The “mid south” is probably my worst attempt at grouping states into a region. The variability within this region has always been pretty large and the numbers are all over the place right now, which makes it difficult to talk about as a region.
Let’s start with Kentucky, which I’ve hardly mentioned at all in the entire time I’ve been doing this. Kentucky has been a bright point in this region for the whole year. They’ve never had a major surge or worrying numbers. But they do now. I don’t say this to pick on them (not at all! Bravo to them for keeping their infections so low for so long!) but to point out that their case surge right now is effectively their first wave.
That is something that has been very strange about this month’s data. The states that managed to avoid COVID with the best numbers from March until October are suddenly the states with the worst numbers. This is the case with Wisconsin, with New Mexico, with Kentucky, with Wyoming, and we’ll see in the next section that it’s the case with the Plains states as well.
Even so, Virginia has managed to keep things low and is still not seeing any spikes. Bravo to them for that, let’s hope it lasts.
What the hell happened here? Up until September, the plains states had managed to almost entirely avoid COVID. Cases were low, deaths were low, there was never a major spike.
Then *something* happened and the plains states are seeing the worst positivity numbers in the country by a wide margin. This is another example where the states that had seen the best numbers until September (Montana, North Dakota, South Dakota) are seeing the worst ones and the states that saw the worst numbers in the summer (Oklahoma by a wide margin) are seeing the best numbers. This pattern is annoyingly consistent, which is why I’m so stubbornly skeptical that policy mitigations are the variable that controls COVID numbers.
The west coast is by far the quietest region in the US. They got COVID under control in the spring, they kept it low during the summer, and now they are seeing cases rise but the curve is far from exponential (yet).
This will be another region (along with the Northeast) where we can see if policy mitigates the infection curve. Washington has just entered a 4 week lock down; Oregon has started a two week freeze. If these mitigations can be successful, this region is where we’re most likely to see that success.
Speaking from some experience, many Washingtonians are following guidelines on masking, social distancing, and avoiding indoor spaces in a draconian way. It is one of the things that has most convinced me that the voluntary culture of a region has more impact on COVID spread than any of the top-down policy implementations.
Upper Northeast + Alaska & Hawaii
The upper northeast has managed to weather this crisis fairly well through a combination of travel restrictions and simply being further out of the way. The surge in Alaska is fairly severe and we can see the first hints of New Hampshire and Vermont following a path similar to their neighbors in the northeast.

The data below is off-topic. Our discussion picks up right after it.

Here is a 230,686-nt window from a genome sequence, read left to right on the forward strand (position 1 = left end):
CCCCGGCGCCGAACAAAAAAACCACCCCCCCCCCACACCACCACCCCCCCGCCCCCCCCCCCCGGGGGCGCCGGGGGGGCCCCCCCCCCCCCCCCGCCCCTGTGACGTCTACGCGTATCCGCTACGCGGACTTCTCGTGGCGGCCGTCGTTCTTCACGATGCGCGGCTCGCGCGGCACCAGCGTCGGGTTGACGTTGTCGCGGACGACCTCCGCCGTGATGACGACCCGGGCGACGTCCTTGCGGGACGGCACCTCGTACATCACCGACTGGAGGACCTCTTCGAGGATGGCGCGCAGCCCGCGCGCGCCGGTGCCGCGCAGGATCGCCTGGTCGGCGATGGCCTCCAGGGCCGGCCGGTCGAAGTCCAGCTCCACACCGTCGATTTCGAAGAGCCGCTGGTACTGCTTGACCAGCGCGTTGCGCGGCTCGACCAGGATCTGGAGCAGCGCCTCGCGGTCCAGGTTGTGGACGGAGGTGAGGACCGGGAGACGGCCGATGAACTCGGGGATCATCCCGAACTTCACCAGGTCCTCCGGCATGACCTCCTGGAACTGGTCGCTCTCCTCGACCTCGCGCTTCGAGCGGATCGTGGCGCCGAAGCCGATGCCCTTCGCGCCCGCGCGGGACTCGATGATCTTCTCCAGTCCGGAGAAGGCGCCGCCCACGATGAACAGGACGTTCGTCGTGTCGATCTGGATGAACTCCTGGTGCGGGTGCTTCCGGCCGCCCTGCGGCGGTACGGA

But Hawaii’s strategy of strict border control, ubiquitous testing (with trusted partners only), and heavy-handed quarantine seems to be effective at keeping positive cases at bay. This is a pattern we’ve seen along the pacific rim & it seems to be the only really effective medium-term COVID mitigation strategy.
It is, of course, not a long term strategy. The only long term strategy is a vaccine.
Summary (Should I Do Thanksgiving?)
The quick summary is things are very bad in a lot of places right now. The Midwest, Plains, and Mountain states are all in the very middle of a raging pandemic outbreak. The Northeast and several states in the Mid-South and Southern Border look like they might well be on the cusp of another outbreak.
I get a lot of people asking me for advice on what to do when it comes to Thanksgiving. My awful answer is that the entire point of me doing these summaries is to try to give people enough information to make their own decisions.
It is undeniable that large family-based functions have been identified as points of COVID spread. Families tend to be a bit more intimate with each other, less careful around each other. Know from the get-go that this is a medium-to-high risk activity.
I think a government mandated anti-Thanksgiving lockdown is largely pointless. The sort of people who are inclined to listed to that edict were probably going to cancel Thanksgiving anyway and there is a certain segment of the population who, upon hearing the government telling them not to do something, will immediately make it a point of pride to do it. Welcome to America.
My recommendation is this: Use your judgement and be flexible.
Maybe have Thanksgiving on a Saturday & ask everyone to self-isolate for a few days before they come over. Look into getting a COVID test this weekend & do as little as possibly to reduce the chance of catching it in the meantime. Do *not* go to a big family celebration if you have any symptoms. Take your own temperature before you go inside. If your family is up for it, take everyone’s temperature as a precaution. Think about possible activities that can be done outdoors.
You could do some or all of these things. Every precaution you take helps a little bit. None of them are foolproof, but the only thing that is foolproof is to have zero personal contact with anyone. Family and friends are important and holidays are a time to remind ourselves of that. If having a big family get-together fills you with dread or fear, then don’t do it. Mitigate what you can, check the numbers in your area, and listen to your own sense of caution.
Disney Shorts: Mickey’s Grand Opera
This is a classic. As it starts out, you think it’s going to be another performance-based musical piece, but it quickly turns into something else as Pluto discovers a magical hat that plays tricks on him.
That is one of the two plots in this short. The other one is what you would expect, Mickey conducting an orchestral opera featuring Donald Duck and Clara Cluck. Of course these two gag-filled stories intersect and it’s delightful.
This isn’t as funny and gag-filled as the best in the “classical music put to goofy cartoon” genre (that would be “Rabbit of Seville”), but it’s also an early participant. And we get to see the animators really start to give Donald a little more personality (this is still within the first two years of Donald’s debut).